Overview of Services
Hansard Broadcasting Services began in 1991 with live, gavel-to-gavel coverage of all House proceedings in the main Legislative Chamber. Three years later, the broadcast was enhanced by the introduction of closed-captioning services.
Televised proceedings of the British Columbia Legislature can be received virtually anywhere in the province. Hansard Broadcasting Services uplinks its signal to satellite, where it is made available free of charge to all cable TV companies in the province. Consult the Channel Guide and Schedule for local channels and broadcast times.
Hansard Broadcasting’s webcasting service was introduced in 2003, providing a new means of access to Internet users worldwide. Webcasting allows the live legislative debates to be viewed over the Internet while the House is in session. Starting 15 minutes after the conclusion of each sitting, the daily proceedings are available in a video archive of past webcasts. Links to all House sittings since October 2003 are available in this archive.
In 2005, Hansard Broadcasting Services’ mandate was expanded to include two important new initiatives. First, cameras were installed in the Douglas Fir Room — the Assembly's largest meeting room — allowing live webcasting and post-adjournment broadcasting of the debates of Section A of the Committee of Supply. The debates in “Committee A,” as this venue is colloquially referred to, are a detailed examination of the budget estimates of ministries of the Crown. This window on the estimates process has provided enhanced access to this important part of the legislative process, previously available only in the Hansard transcripts. Archives of these debates are also available on line.
The second important development in 2005 was the decision to provide audio webcasts of the public proceedings of special and select standing committees of the legislature. The live and archived webcasts of parliamentary committee audio are available on each committee's website, including the audio from all public meetings, whether they are held in Victoria or in any other community a committee chooses to travel to — from Vancouver to Vernon, Vanderhoof or beyond.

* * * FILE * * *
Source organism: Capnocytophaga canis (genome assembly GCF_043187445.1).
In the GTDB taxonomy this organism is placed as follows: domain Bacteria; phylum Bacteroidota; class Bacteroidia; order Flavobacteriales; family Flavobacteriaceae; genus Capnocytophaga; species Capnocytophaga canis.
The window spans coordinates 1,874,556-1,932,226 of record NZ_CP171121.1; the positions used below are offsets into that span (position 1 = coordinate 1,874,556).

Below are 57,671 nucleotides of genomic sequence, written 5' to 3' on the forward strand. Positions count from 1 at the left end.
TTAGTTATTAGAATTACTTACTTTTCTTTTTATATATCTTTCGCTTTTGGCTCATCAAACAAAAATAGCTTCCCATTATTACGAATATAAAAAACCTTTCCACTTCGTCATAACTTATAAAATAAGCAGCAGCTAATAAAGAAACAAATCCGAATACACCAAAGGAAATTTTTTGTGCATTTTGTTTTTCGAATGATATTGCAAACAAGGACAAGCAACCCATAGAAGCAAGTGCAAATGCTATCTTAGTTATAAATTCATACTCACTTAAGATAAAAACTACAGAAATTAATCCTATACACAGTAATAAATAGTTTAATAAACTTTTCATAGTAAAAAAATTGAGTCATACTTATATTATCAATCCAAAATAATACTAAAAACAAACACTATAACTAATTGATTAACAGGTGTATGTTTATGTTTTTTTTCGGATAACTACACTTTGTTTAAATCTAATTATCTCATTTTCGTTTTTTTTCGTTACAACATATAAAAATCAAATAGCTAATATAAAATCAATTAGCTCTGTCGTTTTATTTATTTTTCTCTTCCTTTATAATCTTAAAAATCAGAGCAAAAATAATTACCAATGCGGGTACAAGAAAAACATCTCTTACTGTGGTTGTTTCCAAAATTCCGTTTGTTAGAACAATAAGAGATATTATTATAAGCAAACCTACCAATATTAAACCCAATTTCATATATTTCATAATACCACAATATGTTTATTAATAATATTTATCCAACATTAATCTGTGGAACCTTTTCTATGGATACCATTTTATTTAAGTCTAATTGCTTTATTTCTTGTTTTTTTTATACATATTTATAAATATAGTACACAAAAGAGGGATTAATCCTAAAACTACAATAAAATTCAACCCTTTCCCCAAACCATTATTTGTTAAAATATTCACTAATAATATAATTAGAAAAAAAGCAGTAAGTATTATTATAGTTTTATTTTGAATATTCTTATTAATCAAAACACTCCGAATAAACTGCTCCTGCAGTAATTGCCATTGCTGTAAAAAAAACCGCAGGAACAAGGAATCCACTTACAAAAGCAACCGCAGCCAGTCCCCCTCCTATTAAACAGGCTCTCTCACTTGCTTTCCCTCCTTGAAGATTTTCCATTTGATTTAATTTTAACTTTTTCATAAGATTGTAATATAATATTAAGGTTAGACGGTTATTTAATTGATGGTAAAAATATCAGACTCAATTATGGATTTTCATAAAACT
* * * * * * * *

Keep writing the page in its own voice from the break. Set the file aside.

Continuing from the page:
The year 2006 saw the introduction of another service: podcasting. Free podcasts of each day's Oral Question Period are available on the Assembly’s website. Subscribers automatically receive new files that can be played using any digital audio player or software-equipped computer.
In 2011, Hansard Broadcasting Services launched a new service for users of mobile devices — our Mobilecast service. Mobilecast streams live and on-demand video to BlackBerrys, iPhones and other streaming-enabled mobile devices.
How the Broadcast is Produced
In the House, six cameras on robotic mounts are housed in specially designed enclosures, two on either side of the Chamber and two at the north end, facing the Speaker’s chair. A five-camera system that mirrors the camera arrangement in the Chamber is in place in the Douglas Fir Committee Room.
To ensure accuracy and cost-effectiveness, these systems are designed to be as fully automated as possible. The robotic cameras are integrated with on-site microphone-selection systems. In the Chamber, for example, a console operator sits at a pen-operated computer tablet in a booth located above the Chamber in the public gallery and selects the microphones of individual Members as they are recognized by the Chair. Each selection automatically triggers the audio system to turn on that Member's microphone, adjusts the volume for the Member’s voice and signals a controlling computer to activate robotic camera controls to turn two cameras to preset shot positions on the Member.
Framing and focusing are stored for automatic recall by the robotic control system. If required, a video technician manually makes final adjustments to the shot and then uses a video switcher to send the camera shot live to air.
Once the camera shot is on air, the controlling computer will recall the name, party label and riding (or cabinet portfolio) of the selected Member. At this stage, technicians may display that information, activate pre-programmed business or other text, or compose new text as required to reflect what is happening during the debate.
Technicians constantly monitor the video and audio systems to ensure that quality is maintained and the signal stays within broadcast specifications.
The debates are recorded digitally in different formats. A broadcast-quality format is used for short-term storage and rebroadcasting, a medium quality format is used for long term archiving, and a streaming-quality format is used for the Internet archive. Video copies are made for Members, Officers of the House and the press on request, with DVD and electronic video files being the most common formats requested.